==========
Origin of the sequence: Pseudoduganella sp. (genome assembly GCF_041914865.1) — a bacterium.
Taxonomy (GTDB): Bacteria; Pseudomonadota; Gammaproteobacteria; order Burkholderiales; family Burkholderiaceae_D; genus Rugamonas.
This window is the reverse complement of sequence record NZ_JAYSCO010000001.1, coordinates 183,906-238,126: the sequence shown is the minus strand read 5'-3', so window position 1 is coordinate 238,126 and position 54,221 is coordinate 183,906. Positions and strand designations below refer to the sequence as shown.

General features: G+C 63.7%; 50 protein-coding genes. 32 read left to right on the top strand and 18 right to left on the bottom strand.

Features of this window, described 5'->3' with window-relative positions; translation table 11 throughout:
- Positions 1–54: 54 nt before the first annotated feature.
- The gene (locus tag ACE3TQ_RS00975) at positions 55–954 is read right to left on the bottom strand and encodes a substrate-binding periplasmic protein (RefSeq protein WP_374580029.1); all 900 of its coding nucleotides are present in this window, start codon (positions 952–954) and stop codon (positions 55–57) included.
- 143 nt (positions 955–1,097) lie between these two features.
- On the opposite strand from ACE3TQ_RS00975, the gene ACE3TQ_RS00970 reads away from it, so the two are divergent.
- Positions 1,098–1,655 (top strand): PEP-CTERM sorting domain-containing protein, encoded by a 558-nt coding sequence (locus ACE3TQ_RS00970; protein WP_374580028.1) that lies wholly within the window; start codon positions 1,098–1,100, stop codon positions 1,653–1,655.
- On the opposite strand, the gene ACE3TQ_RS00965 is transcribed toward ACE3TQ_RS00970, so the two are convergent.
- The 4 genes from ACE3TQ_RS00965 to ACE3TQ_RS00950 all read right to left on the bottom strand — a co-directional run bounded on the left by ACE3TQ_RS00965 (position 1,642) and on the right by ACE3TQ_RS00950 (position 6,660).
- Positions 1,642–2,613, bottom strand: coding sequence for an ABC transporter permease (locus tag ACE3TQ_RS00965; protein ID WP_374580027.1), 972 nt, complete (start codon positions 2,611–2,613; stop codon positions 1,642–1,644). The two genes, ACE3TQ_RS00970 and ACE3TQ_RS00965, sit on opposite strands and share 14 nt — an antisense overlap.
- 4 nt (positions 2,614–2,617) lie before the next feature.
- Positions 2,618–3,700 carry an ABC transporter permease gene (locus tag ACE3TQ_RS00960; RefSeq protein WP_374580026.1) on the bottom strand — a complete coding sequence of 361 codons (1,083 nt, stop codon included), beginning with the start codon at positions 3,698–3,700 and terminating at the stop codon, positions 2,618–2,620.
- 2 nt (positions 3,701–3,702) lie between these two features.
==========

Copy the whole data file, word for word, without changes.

Origin of the sequence: Pseudoduganella sp. (genome assembly GCF_041914865.1) — a bacterium.
Taxonomy (GTDB): Bacteria; Pseudomonadota; Gammaproteobacteria; order Burkholderiales; family Burkholderiaceae_D; genus Rugamonas.
This window is the reverse complement of sequence record NZ_JAYSCO010000001.1, coordinates 183,906-238,126: the sequence shown is the minus strand read 5'-3', so window position 1 is coordinate 238,126 and position 54,221 is coordinate 183,906. Positions and strand designations below refer to the sequence as shown.

General features: G+C 63.7%; 50 protein-coding genes. 32 read left to right on the top strand and 18 right to left on the bottom strand.

Features of this window, described 5'->3' with window-relative positions; translation table 11 throughout:
- Positions 1–54: 54 nt before the first annotated feature.
- The gene (locus tag ACE3TQ_RS00975) at positions 55–954 is read right to left on the bottom strand and encodes a substrate-binding periplasmic protein (RefSeq protein WP_374580029.1); all 900 of its coding nucleotides are present in this window, start codon (positions 952–954) and stop codon (positions 55–57) included.
- 143 nt (positions 955–1,097) lie between these two features.
- On the opposite strand from ACE3TQ_RS00975, the gene ACE3TQ_RS00970 reads away from it, so the two are divergent.
- Positions 1,098–1,655 (top strand): PEP-CTERM sorting domain-containing protein, encoded by a 558-nt coding sequence (locus ACE3TQ_RS00970; protein WP_374580028.1) that lies wholly within the window; start codon positions 1,098–1,100, stop codon positions 1,653–1,655.
- On the opposite strand, the gene ACE3TQ_RS00965 is transcribed toward ACE3TQ_RS00970, so the two are convergent.
- The 4 genes from ACE3TQ_RS00965 to ACE3TQ_RS00950 all read right to left on the bottom strand — a co-directional run bounded on the left by ACE3TQ_RS00965 (position 1,642) and on the right by ACE3TQ_RS00950 (position 6,660).
- Positions 1,642–2,613, bottom strand: coding sequence for an ABC transporter permease (locus tag ACE3TQ_RS00965; protein ID WP_374580027.1), 972 nt, complete (start codon positions 2,611–2,613; stop codon positions 1,642–1,644). The two genes, ACE3TQ_RS00970 and ACE3TQ_RS00965, sit on opposite strands and share 14 nt — an antisense overlap.
- 4 nt (positions 2,614–2,617) lie before the next feature.
- Positions 2,618–3,700 carry an ABC transporter permease gene (locus tag ACE3TQ_RS00960; RefSeq protein WP_374580026.1) on the bottom strand — a complete coding sequence of 361 codons (1,083 nt, stop codon included), beginning with the start codon at positions 3,698–3,700 and terminating at the stop codon, positions 2,618–2,620.
- 2 nt (positions 3,701–3,702) lie between these two features.